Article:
Although Phoenician mariners circumnavigated Africa as long ago as 2600 B.C., it was only on 6 April 1652 that three Dutch vessels commanded by Jan van Riebeeck landed at the Cape. They set about erecting a wooden fort and planting gardens to provide fresh produce to the trading ships of the Dutch East India Company. This was the start of the Company Gardens which are still in existence and presently house both the S.A. National Gallery and South African Museum as well as a planetarium. The humble tool shed of the gardens evolved into Tuynhuys, which is now the presidential residence.

The original fort was replaced by the Castle of Good Hope which was completed in 1679 and is the oldest building in South Africa. Initially located on the beach, the Castle is now more centrally located due to the reclaiming of the sea and development of the Foreshore area since 1943. One of the main streets, Strand Street, marks the original coastline and is also where the Gold of Africa Museum is located.

Origins of the Rainbow Nation

The settlers promptly named the indigenous pastoralists "Hottentots", which later evolved into a derogatory Afrikaans term for non-white persons. The people who subsisted on shell fishing were named "Strandlopers" and the groups who hunted were called "Bushmen". The Cape Coloured community, which defines the unique local culture, are the descendants of these initial inhabitants of the Colony and the slaves who were imported mainly from Madagascar and Indonesia. By 1754 there were about 5500 Europeans in the Cape and as many, if not slightly more, slaves. Slaves were emancipated in 1834 and thus the Bo-Kaap, or 'upper city', was established by the Muslim community after being freed from slavery. On 21 December 1834 the St George's Church held its first service at the site consecrated by the Bishop of Calcutta in 1827 and on 22 August 1901 the St. George's Cathedral came into being when its foundation stone was laid by the Duke of Cornwall and York, who later was crowned George V. The political climate gave rise to the “Groot Trek” in 1836, when thousands of Dutch families headed inland and by 1840 the Cape population stood at about 20 000, of which half were Europeans.

1899 saw the outbreak of the Anglo-Boer War, partially due to the gold rush in the Witwatersrand. One of the key players was Cecil John Rhodes, to whom the Rhodes Memorial had been erected in the southern suburbs of Cape Town. A statue of Rhodes pointing inland is also found in the Company Gardens. In 1910 Cape Town was declared the legislative capital of the newly-formed Union of South Africa and the Houses of Parliament have been in use ever since. 1948 saw the election of the National Party and the subsequent start of “apartheid", which was the implementation of various laws relating to racial segregation. This included the Group Areas Development Act of 1955 which led to the resettlement of more than 60,000 residents from District Six. Memorabilia from this era can be viewed at the District Six Museum.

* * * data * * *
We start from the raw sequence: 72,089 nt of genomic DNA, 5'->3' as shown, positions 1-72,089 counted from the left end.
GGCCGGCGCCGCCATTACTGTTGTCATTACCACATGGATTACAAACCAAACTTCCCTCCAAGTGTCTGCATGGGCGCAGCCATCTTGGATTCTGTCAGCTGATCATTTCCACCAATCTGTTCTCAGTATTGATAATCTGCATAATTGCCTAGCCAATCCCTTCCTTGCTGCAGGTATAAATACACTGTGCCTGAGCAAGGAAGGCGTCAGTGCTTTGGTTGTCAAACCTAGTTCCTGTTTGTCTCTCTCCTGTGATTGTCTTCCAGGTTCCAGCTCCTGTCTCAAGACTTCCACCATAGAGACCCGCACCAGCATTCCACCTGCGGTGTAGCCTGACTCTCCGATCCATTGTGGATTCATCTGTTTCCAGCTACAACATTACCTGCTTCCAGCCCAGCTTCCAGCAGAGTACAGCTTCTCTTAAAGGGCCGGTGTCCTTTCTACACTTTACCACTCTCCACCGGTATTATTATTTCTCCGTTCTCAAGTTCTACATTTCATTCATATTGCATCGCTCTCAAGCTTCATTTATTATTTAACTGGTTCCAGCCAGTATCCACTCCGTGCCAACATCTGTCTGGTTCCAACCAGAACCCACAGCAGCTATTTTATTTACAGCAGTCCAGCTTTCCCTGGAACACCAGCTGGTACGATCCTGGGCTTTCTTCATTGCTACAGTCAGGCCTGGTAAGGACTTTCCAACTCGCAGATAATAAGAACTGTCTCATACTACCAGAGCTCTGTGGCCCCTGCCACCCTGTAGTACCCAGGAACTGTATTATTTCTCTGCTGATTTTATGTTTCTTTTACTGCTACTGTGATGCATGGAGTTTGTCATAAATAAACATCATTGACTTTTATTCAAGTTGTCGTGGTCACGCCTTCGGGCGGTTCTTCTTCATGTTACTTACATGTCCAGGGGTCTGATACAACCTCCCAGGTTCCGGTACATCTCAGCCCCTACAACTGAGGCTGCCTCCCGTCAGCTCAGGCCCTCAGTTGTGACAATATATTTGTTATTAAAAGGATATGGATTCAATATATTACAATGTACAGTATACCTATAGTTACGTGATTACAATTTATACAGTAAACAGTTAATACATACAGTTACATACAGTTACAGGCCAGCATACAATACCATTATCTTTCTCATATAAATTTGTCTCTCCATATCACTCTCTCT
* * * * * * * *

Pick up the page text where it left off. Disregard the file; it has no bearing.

By 1962 thousands of black political prisoners were being sent to Robben Island, including Nelson Mandela in 1964. A State of Emergency was declared on 12 June 1986 and eventually culminated in the release of Nelson Mandela and others in 1990 when all political organizations were unbanned. Mandela, or Madiba as he is fondly called, held his freedom speech from the balcony of the City Hall, which currently houses the central library and symphonic orchestra and was built from limestone imported from Bath, England in 1905. The neo-classical façade makes this building noteworthy, but it is just one of many architectural delights which await visitors to Cape Town, where numerous old buildings have been lovingly restored to their former glory and now house contemporary clubs and restaurants.

A highlight on the Cape social calendar is the annual J&B Met which occurs each January, showcases top horseracing events and is followed by a large after-party. During the first week of January, Cape Town also experiences the Minstrel Carnival, an ongoing series of song and dance performances by members of the local community to herald in the New Year.

 

Late November to early April sees a range of summer sunset concerts at the Kirstenbosch Botanical Gardens, with many visitors enjoying the sunset, music and picnics on the extended lawns. Another popular musical event is the Symphony of Fire fireworks at the Waterfront, as is the International Jazz Festival which occurs in March. Also of interest is the Cape Town World Cinema Festival which is held at various venues each November. Cyclists would enjoy the Cape Argus Pick 'n Pay Cycle Tour which covers a distance of more than 100 km, starting in Cape Town and routing through the Southern Suburbs, along the False Bay coastline and back via the very scenic Chapman's Peak Drive.

The infrastructure, numerous outdoor activities and its rich cultural heritage has led to Cape Town being described as a "must-see before I die" city. Major developments are already underway in preparation for the 2010 World Cup and a new ultra-luxurious hotel is being built at the V&A Waterfront with canals which would connect to Century City, effectively creating a mini-Venice. Whether you're an eco-tourist, culture-vulture or simply looking for adventure and a great vacation, Cape Town is sure to exceed your expectations.